In the 1920s, the U.S. Post Office began experimenting with cross-country delivery of mail by air. Before the advent of radio guidance, mail pilots picked their way along from visible landmark to visible landmark, a system that somewhat served where there were recognizable geological or man-made features to be guided by, but not at all in areas such as vast stretches of empty, repetitive desert.
In 1924, in recognition that its pilots needed more help finding their way, the Post Office began erecting combinations of large concrete arrows and lighted beacons along its established airmail routes:
This Really Exists: Giant Concrete Arrows That Point Your Way Across America…
Every so often, usually in the vast deserts of the American Southwest, a hiker or a backpacker will run across something puzzling: a large concrete arrow, as much as seventy feet in length, sitting in the middle of scrub-covered nowhere.
What are these giant arrows? Some kind of surveying mark? Landing beacons for flying saucers? Earth’s turn signals?
No, it’s… The Transcontinental Air Mail Route.
On August 20, 1920, the United States opened its first coast-to-coast airmail delivery route, just
60 yearsafter the Pony Express closed up shop.
There were no good aviation charts in those days, so pilots had to eyeball their way across the country using landmarks. This meant that flying in bad weather was difficult, and night flying was just about impossible.
The Postal Service solved the problem with the world’s first ground-based civilian navigation system: a series of lit beacons that would extend from
New Yorkto San Francisco.
Every ten miles, pilots would pass a bright yellow concrete arrow. Each arrow would be surmounted by a
51-footsteel tower & lit by a million-candlepower rotating beacon. (A generator shed at the tail of each arrow powered the beacon.)
Now mail could get from the Atlantic to the Pacific not in a matter of weeks, but in just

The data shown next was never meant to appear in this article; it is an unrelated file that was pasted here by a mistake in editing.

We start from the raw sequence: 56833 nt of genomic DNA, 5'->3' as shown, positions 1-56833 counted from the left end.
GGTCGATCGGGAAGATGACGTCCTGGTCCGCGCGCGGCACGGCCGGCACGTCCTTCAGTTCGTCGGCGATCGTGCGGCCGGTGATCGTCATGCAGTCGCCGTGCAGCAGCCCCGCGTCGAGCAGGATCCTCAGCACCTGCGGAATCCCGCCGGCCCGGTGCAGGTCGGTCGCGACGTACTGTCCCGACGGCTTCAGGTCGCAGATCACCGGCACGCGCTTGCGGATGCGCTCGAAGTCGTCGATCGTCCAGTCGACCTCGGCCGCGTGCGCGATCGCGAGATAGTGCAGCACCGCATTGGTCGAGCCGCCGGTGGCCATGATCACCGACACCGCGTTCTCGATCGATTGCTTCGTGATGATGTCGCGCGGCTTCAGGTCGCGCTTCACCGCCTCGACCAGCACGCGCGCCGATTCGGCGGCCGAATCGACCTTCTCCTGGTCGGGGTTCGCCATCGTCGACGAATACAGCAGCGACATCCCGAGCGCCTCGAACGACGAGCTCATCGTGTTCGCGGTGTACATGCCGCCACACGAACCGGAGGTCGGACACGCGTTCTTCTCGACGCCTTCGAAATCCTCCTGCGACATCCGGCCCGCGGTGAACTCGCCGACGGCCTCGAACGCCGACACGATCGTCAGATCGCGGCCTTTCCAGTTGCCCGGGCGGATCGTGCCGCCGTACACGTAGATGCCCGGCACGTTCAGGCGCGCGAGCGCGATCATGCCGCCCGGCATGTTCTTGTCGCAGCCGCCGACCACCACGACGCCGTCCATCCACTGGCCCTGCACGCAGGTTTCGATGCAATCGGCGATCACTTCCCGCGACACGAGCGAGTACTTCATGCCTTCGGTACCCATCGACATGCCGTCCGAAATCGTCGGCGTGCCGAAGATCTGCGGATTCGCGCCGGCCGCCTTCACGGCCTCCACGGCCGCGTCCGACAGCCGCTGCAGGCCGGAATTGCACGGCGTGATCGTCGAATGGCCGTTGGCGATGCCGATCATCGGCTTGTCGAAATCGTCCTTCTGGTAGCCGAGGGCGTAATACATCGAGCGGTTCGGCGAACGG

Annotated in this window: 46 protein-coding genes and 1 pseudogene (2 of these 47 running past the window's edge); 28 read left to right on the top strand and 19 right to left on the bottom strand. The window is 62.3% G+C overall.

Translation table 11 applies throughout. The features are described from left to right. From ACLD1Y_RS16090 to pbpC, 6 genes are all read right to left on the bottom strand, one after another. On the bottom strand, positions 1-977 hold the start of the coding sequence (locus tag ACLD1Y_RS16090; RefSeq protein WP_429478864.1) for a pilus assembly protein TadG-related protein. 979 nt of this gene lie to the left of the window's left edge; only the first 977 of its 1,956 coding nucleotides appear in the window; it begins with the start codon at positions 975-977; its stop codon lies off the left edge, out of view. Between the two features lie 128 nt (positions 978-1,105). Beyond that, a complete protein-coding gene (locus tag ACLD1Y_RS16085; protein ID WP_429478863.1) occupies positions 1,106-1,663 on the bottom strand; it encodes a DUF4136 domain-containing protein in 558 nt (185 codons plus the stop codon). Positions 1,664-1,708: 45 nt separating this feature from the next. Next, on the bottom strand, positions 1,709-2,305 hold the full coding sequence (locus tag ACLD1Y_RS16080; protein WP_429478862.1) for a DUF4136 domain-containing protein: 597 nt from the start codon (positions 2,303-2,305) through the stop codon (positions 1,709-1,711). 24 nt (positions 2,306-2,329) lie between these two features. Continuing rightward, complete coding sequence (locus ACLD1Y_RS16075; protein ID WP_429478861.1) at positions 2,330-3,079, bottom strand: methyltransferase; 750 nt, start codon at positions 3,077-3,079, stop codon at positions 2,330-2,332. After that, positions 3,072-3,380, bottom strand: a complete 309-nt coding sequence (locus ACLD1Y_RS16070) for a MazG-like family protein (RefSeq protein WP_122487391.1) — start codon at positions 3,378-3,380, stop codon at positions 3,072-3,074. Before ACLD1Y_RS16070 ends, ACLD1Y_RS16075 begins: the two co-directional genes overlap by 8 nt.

30 hoursor so.
Even the dumbest of air mail pilots, it seems, could follow a series of bright yellow arrows straight out of a Tex Avery cartoon. By 1924, just a year after Congress funded it, the line of giant concrete markers stretched from Rock Springs, Wyoming to Cleveland, Ohio. The next summer, it reached all the way to
New York,and by 1929 it spanned the continent uninterrupted, the envy of postal systems worldwide.
Radio and radar are, of course, infinitely less cool than a concrete Yellow Brick Road from sea to shining sea, but I think we all know how this story ends. New advances in communication and navigation technology made the big arrows obsolete, and the Commerce Department decommissioned the beacons in the 1940s. The steel towers were torn down and went to the war effort. But the hundreds of arrows remain. Their yellow paint is gone, their concrete cracks a little more with every winter frost, and no one crosses their path much, except for coyotes and tumbleweeds. But they’re still out there.
Roughly every ten miles along these paths, mail pilots would encounter
In 1926, the Post Office Department turned management of the beacons over to the Department of Commerce. The project was finished in 1929, thereby completing a route from
When visibility wasn’t impaired by weather conditions, the light from the next beacon could be seen from the one currently being flown over. Additionally, each arrow pointed to the next arrow, a feature that helped keep pilots on course when bad weather obscured the signal from the next lit beacon.
The arrow-and-beacon system did not long serve the country’s aviators. By the early 1930s, technological advances (radio guidance and radar) began to give those flying over featureless terrain far more reliable methods of finding their way.
These days, while scant few of the towers remain (many were disassembled for scrap metal during World
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Las Vegas Review-Journal. 9 June 2013 (p. A1).
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The Salt Lake Tribune. 23 April 2006.
Wilde, Lynn. “Marking Airmail’s 90th Year.”
Deseret Morning News. 18 September 2008.
Federal Aviation Administration (FAA). Pilot’s Handbook of Aeronautical Knowledge.
Washington: Government Printing Office, 2009. (p. 1-4).